Winland’s students have the opportunity to hone a variety of people skills at the same time that they learn, firsthand, the complex ethical issues involved in researching a community of people. Winland also hires former students of hers as research assistants to help conduct her own research on Croats in both Canada and Croatia. In the process, her research assistants develop highly marketable skills in areas like interviewing, archival and computer work.

“These projects have not only introduced students to research in a very hands-on way,” says Winland, “but they have also helped former students of mine who have gone on to non-research careers – careers like public relations and social work.”

Stressing the importance and need, Winland adds, “These projects don’t just give students the skills necessary to research some exotic community. Rather, the research helps students become more conscious of the complexity of their own societies. Research is not simply about libraries and books and labs. It’s about interacting with the real-world and making knowledge count.”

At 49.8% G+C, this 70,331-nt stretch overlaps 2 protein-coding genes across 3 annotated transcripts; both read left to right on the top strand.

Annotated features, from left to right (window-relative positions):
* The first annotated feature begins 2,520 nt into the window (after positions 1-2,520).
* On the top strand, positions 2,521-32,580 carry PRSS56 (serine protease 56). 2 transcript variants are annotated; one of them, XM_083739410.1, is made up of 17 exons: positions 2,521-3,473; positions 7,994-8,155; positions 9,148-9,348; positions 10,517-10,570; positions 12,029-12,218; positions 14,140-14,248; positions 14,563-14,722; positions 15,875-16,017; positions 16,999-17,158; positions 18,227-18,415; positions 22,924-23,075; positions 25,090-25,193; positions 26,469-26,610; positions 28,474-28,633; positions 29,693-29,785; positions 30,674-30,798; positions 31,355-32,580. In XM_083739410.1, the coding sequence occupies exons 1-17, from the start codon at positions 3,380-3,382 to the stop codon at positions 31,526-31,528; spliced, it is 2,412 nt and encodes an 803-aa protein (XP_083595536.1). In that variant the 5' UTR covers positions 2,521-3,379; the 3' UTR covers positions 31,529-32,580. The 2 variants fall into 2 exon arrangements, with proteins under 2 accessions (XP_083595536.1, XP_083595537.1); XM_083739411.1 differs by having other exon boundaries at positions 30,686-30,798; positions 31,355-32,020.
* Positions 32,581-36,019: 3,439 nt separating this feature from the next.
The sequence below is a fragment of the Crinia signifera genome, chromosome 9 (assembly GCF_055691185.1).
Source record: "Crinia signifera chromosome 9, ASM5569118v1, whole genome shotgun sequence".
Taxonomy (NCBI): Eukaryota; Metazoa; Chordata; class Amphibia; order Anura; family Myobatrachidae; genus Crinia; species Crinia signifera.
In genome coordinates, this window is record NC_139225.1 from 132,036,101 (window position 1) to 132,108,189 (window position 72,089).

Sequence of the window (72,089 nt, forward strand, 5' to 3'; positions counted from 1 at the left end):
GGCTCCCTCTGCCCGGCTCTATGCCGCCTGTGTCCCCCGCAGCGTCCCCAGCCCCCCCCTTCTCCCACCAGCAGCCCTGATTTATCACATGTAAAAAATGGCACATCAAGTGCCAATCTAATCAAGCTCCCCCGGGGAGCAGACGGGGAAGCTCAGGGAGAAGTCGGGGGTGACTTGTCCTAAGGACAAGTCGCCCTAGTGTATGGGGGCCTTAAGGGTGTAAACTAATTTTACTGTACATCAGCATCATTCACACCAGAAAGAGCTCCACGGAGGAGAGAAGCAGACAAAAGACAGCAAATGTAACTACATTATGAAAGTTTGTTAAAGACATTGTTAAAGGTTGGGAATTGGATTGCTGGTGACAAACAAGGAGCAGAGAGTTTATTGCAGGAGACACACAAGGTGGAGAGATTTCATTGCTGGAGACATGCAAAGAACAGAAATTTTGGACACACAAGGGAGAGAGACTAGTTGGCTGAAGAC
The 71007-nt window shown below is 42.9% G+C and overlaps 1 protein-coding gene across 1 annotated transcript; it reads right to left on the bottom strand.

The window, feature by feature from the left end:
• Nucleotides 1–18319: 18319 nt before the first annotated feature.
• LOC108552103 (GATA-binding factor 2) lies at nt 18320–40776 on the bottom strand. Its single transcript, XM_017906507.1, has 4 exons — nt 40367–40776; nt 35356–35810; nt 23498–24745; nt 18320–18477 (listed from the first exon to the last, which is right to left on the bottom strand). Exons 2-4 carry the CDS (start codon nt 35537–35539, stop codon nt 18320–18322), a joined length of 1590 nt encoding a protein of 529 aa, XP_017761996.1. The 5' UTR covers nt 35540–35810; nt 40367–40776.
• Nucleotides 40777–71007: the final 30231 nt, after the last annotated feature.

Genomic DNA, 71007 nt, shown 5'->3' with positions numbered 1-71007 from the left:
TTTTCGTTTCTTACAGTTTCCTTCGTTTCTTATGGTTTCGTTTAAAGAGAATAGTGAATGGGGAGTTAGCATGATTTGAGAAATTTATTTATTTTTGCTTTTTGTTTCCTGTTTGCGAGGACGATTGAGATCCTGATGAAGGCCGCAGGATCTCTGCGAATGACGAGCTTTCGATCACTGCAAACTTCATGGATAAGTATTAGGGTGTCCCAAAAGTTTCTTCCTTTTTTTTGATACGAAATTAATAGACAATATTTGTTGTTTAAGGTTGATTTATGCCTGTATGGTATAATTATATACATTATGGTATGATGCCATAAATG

Professor Suzanne MacDonald, York’s associate vice-president research agrees, adding that undergraduates that get involved in research often develop skills employable outside of the world of research. An expert on animal behaviour, MacDonald frequently brings her undergraduate students to the zoo, exposing many of them to their first taste of research. But while many of these students have continued on in academia, many more have translated their experiences into a variety of well-paying jobs.

Right: Suzanne MacDonald

“Research gives students skills in areas they never would have imagined,” says MacDonald, whose work focuses on animals ranging from tigers and polar bears to baboons and Komodo dragons. “Ultimately, these experiences help students learn about themselves more than anything else.”

York students who are interested in becoming involved in research should speak with their professors, check departmental notices, and visit the student section of York’s Research Web site.

This article was submitted to YFile by Jason Guriel, research assistant in the Office of the Vice-President Research & Innovation.